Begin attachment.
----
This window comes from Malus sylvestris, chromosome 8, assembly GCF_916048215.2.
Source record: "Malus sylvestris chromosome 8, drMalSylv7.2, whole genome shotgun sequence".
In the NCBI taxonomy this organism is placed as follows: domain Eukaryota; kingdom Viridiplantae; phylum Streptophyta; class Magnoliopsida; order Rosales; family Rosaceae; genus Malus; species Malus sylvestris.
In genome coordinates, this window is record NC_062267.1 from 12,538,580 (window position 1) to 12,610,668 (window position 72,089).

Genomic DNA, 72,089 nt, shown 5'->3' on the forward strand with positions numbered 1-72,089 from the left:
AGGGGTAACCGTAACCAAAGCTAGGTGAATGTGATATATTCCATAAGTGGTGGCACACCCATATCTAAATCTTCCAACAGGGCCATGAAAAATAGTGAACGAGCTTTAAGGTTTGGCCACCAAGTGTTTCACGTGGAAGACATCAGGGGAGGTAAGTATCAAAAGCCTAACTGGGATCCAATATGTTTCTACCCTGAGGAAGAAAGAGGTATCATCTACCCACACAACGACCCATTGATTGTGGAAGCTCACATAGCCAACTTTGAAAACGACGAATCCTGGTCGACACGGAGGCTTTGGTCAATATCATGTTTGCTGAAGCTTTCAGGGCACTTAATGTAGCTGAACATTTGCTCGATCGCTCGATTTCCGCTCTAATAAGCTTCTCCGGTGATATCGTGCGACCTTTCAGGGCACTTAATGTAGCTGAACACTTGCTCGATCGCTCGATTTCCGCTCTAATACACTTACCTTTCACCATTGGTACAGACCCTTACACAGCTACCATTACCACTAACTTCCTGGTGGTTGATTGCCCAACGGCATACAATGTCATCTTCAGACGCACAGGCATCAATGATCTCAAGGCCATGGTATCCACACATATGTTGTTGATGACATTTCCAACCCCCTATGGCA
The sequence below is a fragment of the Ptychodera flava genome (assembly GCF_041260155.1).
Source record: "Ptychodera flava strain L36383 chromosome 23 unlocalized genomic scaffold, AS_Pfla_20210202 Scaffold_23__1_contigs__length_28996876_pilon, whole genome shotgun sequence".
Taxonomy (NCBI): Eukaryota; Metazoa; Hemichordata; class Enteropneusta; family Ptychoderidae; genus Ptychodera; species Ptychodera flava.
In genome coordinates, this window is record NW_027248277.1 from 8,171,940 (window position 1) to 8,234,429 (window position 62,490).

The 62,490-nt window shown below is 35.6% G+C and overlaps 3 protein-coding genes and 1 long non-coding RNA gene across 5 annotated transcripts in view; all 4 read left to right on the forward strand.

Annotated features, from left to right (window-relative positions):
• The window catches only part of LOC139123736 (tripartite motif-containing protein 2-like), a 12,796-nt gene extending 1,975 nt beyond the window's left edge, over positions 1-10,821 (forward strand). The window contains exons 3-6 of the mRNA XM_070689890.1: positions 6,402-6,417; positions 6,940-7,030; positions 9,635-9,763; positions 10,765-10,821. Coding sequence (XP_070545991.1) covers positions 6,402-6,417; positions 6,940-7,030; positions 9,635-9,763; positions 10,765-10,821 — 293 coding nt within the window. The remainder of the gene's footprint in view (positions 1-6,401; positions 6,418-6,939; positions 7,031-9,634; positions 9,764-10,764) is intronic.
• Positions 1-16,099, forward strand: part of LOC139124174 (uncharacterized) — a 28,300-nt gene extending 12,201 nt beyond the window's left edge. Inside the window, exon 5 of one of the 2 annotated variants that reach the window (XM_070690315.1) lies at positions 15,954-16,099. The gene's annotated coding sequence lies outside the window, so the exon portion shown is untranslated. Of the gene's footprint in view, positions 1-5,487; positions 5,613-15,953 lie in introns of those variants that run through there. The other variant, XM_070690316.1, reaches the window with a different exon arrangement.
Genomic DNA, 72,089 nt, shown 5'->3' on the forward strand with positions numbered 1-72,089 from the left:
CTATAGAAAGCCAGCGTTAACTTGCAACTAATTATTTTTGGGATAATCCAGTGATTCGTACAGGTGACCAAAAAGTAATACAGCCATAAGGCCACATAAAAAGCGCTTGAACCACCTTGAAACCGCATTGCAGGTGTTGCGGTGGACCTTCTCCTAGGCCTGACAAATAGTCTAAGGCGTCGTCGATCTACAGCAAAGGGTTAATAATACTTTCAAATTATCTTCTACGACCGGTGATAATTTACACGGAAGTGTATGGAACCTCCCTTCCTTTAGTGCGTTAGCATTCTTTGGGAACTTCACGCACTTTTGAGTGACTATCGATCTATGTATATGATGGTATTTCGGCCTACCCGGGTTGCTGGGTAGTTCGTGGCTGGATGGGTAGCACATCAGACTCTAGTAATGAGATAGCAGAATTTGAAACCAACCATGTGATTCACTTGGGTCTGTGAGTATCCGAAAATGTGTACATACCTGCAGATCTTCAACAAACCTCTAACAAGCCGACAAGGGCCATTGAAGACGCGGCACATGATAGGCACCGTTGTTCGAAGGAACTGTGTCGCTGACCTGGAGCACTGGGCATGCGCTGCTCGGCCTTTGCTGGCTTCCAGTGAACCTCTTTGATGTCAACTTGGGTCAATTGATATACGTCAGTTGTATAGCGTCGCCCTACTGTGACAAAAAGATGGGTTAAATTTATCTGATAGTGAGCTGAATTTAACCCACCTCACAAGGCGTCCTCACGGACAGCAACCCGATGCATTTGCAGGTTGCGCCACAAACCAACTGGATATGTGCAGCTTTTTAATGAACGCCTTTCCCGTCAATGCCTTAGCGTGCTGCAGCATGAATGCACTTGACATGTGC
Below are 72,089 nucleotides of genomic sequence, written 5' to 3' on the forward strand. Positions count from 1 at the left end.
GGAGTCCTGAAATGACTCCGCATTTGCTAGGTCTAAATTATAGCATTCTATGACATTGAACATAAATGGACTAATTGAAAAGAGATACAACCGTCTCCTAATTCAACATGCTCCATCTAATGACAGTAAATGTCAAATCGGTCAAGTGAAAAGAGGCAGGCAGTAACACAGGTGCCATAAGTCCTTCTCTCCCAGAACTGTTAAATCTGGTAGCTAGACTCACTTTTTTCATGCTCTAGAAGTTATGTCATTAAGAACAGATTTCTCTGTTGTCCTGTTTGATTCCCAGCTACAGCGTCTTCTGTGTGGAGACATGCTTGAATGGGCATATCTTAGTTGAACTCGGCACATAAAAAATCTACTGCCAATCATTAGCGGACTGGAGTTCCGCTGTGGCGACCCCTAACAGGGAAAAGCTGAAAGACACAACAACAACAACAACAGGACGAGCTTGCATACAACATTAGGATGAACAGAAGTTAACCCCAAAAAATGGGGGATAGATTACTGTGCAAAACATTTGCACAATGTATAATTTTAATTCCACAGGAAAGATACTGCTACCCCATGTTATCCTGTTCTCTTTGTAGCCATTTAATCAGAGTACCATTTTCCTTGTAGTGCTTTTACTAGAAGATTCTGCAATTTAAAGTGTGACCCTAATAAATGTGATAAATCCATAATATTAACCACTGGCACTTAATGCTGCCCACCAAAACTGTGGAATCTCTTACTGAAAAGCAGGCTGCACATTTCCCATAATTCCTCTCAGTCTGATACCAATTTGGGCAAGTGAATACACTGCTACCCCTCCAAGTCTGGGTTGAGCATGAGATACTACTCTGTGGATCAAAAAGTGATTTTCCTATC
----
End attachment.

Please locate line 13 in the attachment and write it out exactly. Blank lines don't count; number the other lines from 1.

• The window catches only part of LOC139123736 (tripartite motif-containing protein 2-like), a 12,796-nt gene extending 1,975 nt beyond the window's left edge, over positions 1-10,821 (forward strand). The window contains exons 3-6 of the mRNA XM_070689890.1: positions 6,402-6,417; positions 6,940-7,030; positions 9,635-9,763; positions 10,765-10,821. Coding sequence (XP_070545991.1) covers positions 6,402-6,417; positions 6,940-7,030; positions 9,635-9,763; positions 10,765-10,821 — 293 coding nt within the window. The remainder of the gene's footprint in view (positions 1-6,401; positions 6,418-6,939; positions 7,031-9,634; positions 9,764-10,764) is intronic.